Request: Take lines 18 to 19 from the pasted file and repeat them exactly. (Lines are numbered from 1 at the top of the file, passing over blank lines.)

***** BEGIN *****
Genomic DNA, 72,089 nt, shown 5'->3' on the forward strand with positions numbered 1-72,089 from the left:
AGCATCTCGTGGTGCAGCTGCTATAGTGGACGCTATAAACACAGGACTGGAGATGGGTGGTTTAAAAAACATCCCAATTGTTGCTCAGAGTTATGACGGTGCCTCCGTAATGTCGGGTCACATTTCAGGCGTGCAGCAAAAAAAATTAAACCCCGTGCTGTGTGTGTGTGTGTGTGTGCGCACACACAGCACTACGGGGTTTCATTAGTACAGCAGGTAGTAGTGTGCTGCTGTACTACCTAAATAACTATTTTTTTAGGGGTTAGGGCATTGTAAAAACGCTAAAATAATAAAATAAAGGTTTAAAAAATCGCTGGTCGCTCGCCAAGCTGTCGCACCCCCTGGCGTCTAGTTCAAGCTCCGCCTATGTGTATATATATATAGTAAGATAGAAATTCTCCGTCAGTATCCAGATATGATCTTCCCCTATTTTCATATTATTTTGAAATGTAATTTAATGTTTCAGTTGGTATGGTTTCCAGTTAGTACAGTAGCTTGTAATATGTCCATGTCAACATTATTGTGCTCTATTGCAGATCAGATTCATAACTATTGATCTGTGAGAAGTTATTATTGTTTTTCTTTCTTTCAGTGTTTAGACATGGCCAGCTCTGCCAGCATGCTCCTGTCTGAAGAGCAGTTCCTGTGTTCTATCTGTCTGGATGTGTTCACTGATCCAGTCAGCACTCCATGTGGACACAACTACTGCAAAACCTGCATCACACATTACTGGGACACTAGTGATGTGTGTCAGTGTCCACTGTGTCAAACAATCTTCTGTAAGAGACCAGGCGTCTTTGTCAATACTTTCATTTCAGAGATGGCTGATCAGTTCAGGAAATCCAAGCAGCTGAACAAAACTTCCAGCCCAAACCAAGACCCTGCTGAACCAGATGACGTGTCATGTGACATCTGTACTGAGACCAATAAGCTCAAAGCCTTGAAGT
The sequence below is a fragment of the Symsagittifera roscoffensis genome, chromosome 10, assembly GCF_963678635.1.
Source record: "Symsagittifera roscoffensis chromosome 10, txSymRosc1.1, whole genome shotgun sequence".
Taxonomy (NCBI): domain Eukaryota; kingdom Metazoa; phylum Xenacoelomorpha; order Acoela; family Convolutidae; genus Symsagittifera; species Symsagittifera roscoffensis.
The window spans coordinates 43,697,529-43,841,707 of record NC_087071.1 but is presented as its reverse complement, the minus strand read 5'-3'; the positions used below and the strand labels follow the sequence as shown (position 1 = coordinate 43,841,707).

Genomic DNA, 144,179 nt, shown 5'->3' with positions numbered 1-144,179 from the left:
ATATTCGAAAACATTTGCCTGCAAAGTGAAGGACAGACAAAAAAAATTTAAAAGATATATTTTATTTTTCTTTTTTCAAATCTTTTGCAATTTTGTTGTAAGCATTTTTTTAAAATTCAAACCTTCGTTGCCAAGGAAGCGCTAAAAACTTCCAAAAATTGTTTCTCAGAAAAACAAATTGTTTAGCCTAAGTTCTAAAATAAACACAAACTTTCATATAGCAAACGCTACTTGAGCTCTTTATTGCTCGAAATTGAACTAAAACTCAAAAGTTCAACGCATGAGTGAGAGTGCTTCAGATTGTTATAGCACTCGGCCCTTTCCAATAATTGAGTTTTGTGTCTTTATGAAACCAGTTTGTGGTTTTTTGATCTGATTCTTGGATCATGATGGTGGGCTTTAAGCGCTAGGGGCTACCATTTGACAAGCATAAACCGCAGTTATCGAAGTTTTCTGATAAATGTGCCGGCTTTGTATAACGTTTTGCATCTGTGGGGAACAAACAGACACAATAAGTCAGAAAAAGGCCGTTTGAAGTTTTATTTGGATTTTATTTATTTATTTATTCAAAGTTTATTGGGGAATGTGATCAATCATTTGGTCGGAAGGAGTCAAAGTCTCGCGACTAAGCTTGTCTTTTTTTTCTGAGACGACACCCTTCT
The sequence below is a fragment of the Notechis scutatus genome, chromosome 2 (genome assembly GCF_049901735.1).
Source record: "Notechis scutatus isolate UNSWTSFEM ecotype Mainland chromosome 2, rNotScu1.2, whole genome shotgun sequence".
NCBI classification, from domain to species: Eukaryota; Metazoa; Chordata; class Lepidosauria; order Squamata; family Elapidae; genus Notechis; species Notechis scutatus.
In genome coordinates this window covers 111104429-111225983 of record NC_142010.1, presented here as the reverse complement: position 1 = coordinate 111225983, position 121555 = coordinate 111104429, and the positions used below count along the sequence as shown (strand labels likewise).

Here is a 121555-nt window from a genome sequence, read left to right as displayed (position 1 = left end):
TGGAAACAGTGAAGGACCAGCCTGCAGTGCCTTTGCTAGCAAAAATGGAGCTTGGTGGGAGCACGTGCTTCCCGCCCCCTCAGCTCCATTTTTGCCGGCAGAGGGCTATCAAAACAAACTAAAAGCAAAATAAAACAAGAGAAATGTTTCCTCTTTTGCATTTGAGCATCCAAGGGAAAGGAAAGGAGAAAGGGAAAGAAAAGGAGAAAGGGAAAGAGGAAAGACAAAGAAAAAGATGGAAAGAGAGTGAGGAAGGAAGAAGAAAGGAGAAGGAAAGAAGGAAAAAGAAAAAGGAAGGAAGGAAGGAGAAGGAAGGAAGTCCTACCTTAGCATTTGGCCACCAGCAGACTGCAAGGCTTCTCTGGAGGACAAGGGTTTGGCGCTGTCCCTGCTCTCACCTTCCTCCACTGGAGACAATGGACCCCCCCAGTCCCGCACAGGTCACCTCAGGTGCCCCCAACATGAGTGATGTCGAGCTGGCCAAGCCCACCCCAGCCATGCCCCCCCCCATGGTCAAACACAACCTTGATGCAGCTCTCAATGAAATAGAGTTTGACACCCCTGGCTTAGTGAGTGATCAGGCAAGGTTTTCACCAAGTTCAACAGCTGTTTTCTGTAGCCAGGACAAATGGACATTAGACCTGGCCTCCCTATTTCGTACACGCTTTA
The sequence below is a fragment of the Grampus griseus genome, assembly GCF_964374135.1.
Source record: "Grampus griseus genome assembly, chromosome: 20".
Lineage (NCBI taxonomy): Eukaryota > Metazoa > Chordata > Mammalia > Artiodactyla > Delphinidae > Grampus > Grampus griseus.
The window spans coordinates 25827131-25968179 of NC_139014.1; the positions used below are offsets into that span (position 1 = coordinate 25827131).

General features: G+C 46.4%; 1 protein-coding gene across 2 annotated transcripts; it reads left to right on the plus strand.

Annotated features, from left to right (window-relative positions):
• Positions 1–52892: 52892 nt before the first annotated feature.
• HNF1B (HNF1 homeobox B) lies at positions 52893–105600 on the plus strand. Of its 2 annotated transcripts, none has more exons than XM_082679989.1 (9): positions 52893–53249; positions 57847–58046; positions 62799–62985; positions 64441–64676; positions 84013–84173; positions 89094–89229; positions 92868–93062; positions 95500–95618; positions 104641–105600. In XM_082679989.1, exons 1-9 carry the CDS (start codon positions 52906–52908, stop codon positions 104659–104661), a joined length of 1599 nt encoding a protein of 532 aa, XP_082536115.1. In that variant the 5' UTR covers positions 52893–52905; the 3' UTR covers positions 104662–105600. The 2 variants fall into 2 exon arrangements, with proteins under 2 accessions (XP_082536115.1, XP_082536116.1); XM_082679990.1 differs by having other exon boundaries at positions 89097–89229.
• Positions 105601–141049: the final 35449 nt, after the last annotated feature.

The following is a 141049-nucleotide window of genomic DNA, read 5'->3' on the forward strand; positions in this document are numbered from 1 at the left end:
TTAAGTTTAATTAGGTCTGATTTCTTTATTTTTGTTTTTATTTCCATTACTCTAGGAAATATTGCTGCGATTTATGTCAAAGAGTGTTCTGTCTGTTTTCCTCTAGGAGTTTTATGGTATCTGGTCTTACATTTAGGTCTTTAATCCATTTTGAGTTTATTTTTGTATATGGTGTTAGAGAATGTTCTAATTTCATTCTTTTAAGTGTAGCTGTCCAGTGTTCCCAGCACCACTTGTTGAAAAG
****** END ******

The window spans coordinates 25827131-25968179 of NC_139014.1; the positions used below are offsets into that span (position 1 = coordinate 25827131).

General features: G+C 46.4%; 1 protein-coding gene across 2 annotated transcripts; it reads left to right on the plus strand.